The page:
The Atlantic & Pacific Telegraph Company established their lines west from Omaha to San Francisco, in 1869, and in 1873, constructed a line between Omaha and Chicago, to connect their Western and Eastern systems.

     Twenty-three wires now enter Omaha, each one terminating here. There are now in Omaha fifteen telegraph offices, of which the Union Pacific has nine, located at their headquarters, train dispatchers' offices, depots, shops, bridge offices, etc. The others



are those of the Western Union and Atlantic & Pacific Telegraph Companies, the Chicago, Burlington & Quincy, the Chicago & Rock Island, Chicago & Northwestern, B. & M. in Nebraska, and the Kansas City, St. Joe & Council Bluffs Railroad Companies.

     The American Union Telegraph Company reached Omaha with their line, and opened an office in Union Block, on November 15, 1879.

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     RAILROADS.--The ceremony of "breaking ground" for the Union Pacific Railroad, took place at Omaha, December 3,1863.

     The Headquarters of the Union Pacific Railroad Company have been maintained at Omaha ever since the road was projected. In 1876, the Company purchased the property known as the Herndon House, which was reconstructed at an expense of $58,000, and is now one of the handsomest and most substantial buildings of the kind to be found west of Chicago.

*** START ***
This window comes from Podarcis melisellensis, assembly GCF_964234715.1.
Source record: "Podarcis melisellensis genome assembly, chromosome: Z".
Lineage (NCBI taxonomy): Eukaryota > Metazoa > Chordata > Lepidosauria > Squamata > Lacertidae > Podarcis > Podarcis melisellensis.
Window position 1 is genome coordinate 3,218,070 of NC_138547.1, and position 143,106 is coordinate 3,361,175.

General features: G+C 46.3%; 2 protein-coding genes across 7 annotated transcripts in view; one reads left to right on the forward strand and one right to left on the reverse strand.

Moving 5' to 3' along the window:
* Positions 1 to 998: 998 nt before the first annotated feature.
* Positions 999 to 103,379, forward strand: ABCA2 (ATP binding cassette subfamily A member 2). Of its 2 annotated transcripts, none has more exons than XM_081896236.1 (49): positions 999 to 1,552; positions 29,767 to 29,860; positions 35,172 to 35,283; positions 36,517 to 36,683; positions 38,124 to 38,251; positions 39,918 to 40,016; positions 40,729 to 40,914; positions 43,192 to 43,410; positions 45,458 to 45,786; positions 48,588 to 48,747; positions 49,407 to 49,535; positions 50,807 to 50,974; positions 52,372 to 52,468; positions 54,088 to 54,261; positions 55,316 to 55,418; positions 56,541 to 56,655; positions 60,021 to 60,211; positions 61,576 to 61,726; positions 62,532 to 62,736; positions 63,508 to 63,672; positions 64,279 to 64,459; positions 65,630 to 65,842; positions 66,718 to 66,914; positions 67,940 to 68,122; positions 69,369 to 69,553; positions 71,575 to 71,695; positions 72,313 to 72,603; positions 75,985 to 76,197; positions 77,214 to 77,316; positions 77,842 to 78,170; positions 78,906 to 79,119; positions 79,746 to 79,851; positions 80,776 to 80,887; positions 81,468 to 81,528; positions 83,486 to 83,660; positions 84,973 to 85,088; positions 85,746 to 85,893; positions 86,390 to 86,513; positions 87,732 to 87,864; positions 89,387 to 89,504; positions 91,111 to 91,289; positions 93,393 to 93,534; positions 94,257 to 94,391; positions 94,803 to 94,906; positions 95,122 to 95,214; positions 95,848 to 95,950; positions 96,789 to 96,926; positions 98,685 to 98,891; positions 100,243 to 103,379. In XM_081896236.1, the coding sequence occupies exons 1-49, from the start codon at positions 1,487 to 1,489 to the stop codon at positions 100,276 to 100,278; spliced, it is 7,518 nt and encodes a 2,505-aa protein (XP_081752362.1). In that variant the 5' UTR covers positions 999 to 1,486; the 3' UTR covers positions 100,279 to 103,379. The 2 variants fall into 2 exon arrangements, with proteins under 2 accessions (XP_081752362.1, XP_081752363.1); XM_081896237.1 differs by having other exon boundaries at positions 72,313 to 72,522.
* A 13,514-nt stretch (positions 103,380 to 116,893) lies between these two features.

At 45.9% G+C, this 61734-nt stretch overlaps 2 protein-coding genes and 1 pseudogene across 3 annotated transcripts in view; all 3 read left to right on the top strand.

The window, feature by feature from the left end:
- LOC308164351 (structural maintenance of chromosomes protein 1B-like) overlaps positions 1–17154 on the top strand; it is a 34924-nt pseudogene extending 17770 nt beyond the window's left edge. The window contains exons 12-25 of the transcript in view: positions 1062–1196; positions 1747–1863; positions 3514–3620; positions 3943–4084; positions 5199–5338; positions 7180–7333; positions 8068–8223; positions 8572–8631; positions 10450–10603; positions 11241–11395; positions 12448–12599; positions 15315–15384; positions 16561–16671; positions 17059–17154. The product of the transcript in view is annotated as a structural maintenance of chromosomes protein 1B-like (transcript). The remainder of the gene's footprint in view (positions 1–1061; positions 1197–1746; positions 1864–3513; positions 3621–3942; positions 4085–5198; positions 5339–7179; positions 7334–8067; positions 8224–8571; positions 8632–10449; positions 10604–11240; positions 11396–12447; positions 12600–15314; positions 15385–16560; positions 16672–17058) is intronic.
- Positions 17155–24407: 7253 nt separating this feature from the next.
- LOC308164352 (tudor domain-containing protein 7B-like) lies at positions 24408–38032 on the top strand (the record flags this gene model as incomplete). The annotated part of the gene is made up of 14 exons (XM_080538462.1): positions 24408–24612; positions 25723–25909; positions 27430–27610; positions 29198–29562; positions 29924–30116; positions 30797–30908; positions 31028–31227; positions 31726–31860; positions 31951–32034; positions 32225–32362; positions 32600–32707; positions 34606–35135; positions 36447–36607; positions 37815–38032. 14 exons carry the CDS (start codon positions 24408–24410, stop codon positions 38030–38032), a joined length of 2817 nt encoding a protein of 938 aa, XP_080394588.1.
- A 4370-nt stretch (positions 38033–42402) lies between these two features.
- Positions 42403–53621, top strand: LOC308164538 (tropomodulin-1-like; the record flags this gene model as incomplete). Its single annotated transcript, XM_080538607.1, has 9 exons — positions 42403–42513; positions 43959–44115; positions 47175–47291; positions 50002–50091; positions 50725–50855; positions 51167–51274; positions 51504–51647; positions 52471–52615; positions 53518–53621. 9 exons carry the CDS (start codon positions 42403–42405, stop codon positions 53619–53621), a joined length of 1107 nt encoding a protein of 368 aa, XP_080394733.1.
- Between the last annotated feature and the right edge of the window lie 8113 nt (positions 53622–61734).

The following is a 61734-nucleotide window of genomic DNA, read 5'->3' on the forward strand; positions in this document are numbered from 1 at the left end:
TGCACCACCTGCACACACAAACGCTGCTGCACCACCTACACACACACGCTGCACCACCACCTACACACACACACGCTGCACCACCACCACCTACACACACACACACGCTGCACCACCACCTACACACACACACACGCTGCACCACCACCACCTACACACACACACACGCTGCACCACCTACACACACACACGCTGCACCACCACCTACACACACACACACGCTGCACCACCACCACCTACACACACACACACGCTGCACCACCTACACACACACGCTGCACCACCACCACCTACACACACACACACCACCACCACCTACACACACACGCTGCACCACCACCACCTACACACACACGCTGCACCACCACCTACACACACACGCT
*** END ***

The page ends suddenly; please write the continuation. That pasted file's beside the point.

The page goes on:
The B. & M. Headquarters, located on Farnam and Ninth Streets, is also a very fine brick building, erected 1878, and is a magnificent building for which it is used.



     The Chicago & Northwestern was the first railroad to reach Omaha from the East, the first train arriving on Sunday, January 17, 1867. Next came the St. Joe & Council Bluffs road--now called the Kansas City, St. Joe & Council Bluffs.

     The Chicago & Rock Island road reached Omaha in the spring of 1868, and was followed, the same year, by the Burlington & Missouri, now called the Chicago, Burlington & Quincy.